Some more Coronastatistics

In a response to my post yesterday, my friend Jonathan pointed me at this excellent article by Tomas Pueyo. It’s long, and I’m not, of course able to check many of his numbers, and there are some places where he has to make estimates and assumptions, and rely on official Chinese figures more than some would think appropriate. But you should read it none the less; the basic model is very useful. I mention some highlights below.

My question yesterday was about when the virus-based health risk of travelling to an event in the UK would actually become more serious than the risks involved in the road travel to get there. Italy has passed that point (and their road-death statistics are much worse than ours!) My own guess while writing was that it would probably be about two or three weeks here, and it hadn’t escaped me that confirmed cases are a week or two behind the dates when those people actually contracted the virus, so probably the real answer was that coronavirus would be more dangerous than driving in the UK in about a week’s time (using my very crude metric). Others have pointed out that the stats suggest that we’re not that far behind Italy, so coronavirus may already be more dangerous than driving.

What I hadn’t fully appreciated, and this is the thrust of the article, was just how effective a lock-down can be. A key graphic is this one:

(Click for a full-size version)

The orange bars show diagnosed cases. The grey bars show when infection must actually have happened; something you can only deduce with hindsight, because it takes a couple of weeks. At the time Wuhan went into lock-down, they had 444 reported cases. There were probably about 12,000 actual cases at the time waiting to appear. And if we believe the official figures, the growth stopped pretty instantly once they imposed a lock-down; the kind of lock-down that perhaps only an authoritarian regime can effectively implement.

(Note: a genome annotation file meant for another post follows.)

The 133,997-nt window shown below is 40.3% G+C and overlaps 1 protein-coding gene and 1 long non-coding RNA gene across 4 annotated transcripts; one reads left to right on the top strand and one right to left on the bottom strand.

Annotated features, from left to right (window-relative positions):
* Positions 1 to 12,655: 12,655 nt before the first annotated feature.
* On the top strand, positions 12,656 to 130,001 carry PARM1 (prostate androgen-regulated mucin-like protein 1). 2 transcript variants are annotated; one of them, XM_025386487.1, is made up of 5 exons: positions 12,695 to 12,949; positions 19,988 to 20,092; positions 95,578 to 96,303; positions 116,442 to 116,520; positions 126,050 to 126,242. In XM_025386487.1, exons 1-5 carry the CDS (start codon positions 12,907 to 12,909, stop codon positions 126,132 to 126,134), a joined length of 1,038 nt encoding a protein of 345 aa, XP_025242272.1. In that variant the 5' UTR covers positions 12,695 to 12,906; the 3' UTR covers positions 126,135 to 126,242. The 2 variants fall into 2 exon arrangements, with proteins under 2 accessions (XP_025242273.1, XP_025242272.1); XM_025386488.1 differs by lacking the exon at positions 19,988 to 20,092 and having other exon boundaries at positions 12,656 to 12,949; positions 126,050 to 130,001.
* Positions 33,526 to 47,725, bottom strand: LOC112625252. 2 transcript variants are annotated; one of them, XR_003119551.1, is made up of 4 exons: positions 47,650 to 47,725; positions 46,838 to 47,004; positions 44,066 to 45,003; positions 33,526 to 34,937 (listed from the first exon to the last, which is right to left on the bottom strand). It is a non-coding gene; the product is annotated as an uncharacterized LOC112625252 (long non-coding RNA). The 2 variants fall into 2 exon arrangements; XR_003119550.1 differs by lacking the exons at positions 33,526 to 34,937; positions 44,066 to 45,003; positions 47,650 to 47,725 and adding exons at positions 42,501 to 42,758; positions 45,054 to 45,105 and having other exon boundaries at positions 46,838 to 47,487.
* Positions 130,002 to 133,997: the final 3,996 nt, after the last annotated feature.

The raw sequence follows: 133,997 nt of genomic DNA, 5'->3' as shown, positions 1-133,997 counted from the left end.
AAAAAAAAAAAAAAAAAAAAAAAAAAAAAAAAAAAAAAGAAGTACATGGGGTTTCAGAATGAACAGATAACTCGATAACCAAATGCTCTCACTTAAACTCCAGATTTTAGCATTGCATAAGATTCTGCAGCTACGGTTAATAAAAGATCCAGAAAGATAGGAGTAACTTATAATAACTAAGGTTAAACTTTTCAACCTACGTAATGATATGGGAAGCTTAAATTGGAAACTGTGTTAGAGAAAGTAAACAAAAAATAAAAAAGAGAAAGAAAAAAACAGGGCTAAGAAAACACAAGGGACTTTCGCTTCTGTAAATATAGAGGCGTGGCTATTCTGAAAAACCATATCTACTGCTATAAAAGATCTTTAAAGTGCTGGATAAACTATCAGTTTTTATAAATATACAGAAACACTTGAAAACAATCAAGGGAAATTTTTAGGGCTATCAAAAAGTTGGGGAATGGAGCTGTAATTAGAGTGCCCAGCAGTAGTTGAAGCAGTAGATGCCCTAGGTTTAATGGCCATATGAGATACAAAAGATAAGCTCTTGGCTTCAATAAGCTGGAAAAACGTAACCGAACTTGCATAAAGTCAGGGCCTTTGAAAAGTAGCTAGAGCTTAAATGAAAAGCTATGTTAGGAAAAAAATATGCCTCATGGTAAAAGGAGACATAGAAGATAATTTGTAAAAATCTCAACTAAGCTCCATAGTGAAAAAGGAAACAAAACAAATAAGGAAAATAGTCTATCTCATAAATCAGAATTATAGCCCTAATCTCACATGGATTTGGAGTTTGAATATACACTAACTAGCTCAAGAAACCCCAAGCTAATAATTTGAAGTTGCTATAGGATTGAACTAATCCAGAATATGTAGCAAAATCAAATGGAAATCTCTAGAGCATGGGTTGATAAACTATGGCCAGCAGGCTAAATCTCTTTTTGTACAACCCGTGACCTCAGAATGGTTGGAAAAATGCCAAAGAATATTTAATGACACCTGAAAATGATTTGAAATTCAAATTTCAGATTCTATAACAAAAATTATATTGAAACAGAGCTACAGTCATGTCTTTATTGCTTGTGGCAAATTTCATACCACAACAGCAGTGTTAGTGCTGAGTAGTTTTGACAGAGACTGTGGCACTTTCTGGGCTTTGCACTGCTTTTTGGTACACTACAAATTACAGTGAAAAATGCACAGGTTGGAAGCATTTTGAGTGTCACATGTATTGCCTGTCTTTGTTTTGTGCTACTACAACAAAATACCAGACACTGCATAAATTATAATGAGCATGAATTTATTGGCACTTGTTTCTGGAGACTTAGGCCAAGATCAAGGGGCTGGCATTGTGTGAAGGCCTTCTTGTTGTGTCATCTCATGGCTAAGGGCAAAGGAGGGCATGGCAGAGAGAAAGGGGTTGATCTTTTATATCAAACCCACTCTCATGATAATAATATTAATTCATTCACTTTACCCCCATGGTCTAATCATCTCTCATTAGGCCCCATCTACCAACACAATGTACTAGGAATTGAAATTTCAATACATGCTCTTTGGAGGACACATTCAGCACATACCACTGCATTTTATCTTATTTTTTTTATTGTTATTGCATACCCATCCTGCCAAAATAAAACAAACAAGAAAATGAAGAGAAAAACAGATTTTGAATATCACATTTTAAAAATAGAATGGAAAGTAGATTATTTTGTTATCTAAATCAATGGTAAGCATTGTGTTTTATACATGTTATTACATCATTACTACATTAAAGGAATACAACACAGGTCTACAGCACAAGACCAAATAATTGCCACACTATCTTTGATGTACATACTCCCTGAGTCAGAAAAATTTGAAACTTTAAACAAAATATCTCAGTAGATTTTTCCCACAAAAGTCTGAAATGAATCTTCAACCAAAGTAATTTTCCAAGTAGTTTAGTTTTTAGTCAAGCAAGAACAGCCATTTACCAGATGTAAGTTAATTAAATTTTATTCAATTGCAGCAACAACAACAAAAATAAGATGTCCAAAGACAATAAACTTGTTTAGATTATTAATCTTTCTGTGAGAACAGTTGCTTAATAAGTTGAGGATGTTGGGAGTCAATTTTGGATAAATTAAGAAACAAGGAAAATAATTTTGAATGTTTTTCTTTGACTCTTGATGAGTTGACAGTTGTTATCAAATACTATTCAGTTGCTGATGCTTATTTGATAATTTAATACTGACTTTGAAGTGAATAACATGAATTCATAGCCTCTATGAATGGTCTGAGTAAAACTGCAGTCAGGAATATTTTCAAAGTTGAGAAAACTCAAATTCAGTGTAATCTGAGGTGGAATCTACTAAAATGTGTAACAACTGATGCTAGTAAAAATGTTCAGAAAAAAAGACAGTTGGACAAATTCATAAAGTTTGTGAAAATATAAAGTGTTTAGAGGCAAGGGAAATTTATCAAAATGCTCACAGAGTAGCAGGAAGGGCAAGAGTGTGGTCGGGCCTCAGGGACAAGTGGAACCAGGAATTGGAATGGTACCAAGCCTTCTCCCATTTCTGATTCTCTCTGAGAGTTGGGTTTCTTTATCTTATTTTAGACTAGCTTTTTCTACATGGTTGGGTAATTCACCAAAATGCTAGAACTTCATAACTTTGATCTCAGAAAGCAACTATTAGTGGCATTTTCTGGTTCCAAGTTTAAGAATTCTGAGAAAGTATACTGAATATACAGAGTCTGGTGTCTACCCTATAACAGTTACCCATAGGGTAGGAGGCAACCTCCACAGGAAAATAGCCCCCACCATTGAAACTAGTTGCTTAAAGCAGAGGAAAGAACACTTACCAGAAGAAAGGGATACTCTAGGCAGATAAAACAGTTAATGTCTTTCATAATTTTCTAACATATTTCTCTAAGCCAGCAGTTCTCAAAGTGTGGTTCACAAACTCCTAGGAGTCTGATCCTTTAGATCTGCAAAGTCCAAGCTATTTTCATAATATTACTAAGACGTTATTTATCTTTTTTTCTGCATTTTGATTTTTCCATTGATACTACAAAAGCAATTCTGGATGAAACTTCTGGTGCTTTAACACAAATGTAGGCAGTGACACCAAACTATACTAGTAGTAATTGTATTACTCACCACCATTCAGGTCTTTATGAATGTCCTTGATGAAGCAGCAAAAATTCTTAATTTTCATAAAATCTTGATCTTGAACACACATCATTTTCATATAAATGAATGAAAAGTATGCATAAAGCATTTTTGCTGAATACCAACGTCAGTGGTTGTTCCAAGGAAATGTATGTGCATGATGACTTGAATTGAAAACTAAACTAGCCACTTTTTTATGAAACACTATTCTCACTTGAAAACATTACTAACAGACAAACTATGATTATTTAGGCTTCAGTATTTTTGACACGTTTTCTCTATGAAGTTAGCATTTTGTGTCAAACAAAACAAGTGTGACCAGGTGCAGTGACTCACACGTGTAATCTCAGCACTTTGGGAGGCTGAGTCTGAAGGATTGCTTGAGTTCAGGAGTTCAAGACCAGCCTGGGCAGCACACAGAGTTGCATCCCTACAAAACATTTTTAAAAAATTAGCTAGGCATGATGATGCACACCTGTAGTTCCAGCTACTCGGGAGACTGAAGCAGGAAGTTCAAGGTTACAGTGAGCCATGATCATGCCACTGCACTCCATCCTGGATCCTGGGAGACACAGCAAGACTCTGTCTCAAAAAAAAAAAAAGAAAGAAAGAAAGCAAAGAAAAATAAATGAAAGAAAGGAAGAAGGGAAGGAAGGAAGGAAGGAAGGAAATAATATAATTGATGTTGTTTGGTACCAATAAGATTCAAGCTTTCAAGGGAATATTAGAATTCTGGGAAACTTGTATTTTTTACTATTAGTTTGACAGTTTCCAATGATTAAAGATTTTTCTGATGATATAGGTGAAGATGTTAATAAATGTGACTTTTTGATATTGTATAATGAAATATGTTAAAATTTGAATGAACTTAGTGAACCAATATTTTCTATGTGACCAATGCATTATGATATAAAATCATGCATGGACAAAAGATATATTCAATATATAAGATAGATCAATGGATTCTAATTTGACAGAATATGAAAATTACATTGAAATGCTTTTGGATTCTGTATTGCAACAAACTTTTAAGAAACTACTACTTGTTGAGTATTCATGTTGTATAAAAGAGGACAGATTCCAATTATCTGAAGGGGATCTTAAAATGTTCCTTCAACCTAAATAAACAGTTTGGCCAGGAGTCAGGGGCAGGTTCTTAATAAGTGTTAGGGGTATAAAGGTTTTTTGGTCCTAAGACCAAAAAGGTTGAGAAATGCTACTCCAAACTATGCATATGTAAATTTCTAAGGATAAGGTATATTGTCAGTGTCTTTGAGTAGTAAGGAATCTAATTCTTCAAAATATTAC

At the time, of course, this wouldn’t have been clear; the number of reported cases would have gone on rising for another 10 days or so.

Pueyo then goes on to demonstrate the effect of delaying this kind of lock-down by one day — the very significant impact it can have on the number of cases that actually appear.

This in turn affects the ability of healthcare systems to cope, which then affects the mortality rate, and so once you pass a certain threshold, the impact of each day’s delay is amplified more than you might expect. He posts this graphic by Alexander Radtke – I’ve seen similar ones online recently:

You’ll note that this graph is purely an illustration of a concept without any real data, but it’s a useful one. What’s good about Pueyo’s analysis in general, though, is that he’s trying hard to use real numbers wherever he can. He may be right, he may be wrong, and in particular his analysis may be more or less relevant to the particular situation in the UK, but it’s worth taking seriously.

So, today’s update:

  • Coronavirus in the UK will very soon — probably in a few days — be more dangerous than driving. Maybe even more dangerous than Italian driving. But still not a cause for panic.

However,

  • We’ll know in a couple of weeks just how dangerous it is today.
  • By then it will be a lot more dangerous.
  • Waiting to find that out is the best possible way to ensure that it will be even worse!
  • We’re at the point where each day is very significant.

Therefore:

  • Actions like panic-buying of loo rolls are not a rational response to something that is currently much less dangerous than the drive to the supermarket.
  • Actions like locking down the entire country to restrict movement as much as possible may actually be a perfectly rational response to the same thing.

Fascinating stuff.

Now, here’s my next question:

You may remember the analysis a few years ago that showed that more people died after the 9/11 attacks than during them. This was because so many people were scared of flying in the following days and weeks that they drove long distances instead. Driving is so much more dangerous than air travel that the resulting death toll was higher than that on the day itself.

Now, one result of coronavirus lock-down, I hope and expect, will be that a lot more people will discover the practicality and benefits of working from home. (I’ve been doing it half-time for many years, using long Skype calls to keep in touch with my colleagues, some of whom are only a few miles away.)

If this continues on any scale after the virus threat has receded, how long will it be before the number of lives saved by the reduction in mileage and air pollution outweighs the lives lost in the epidemic?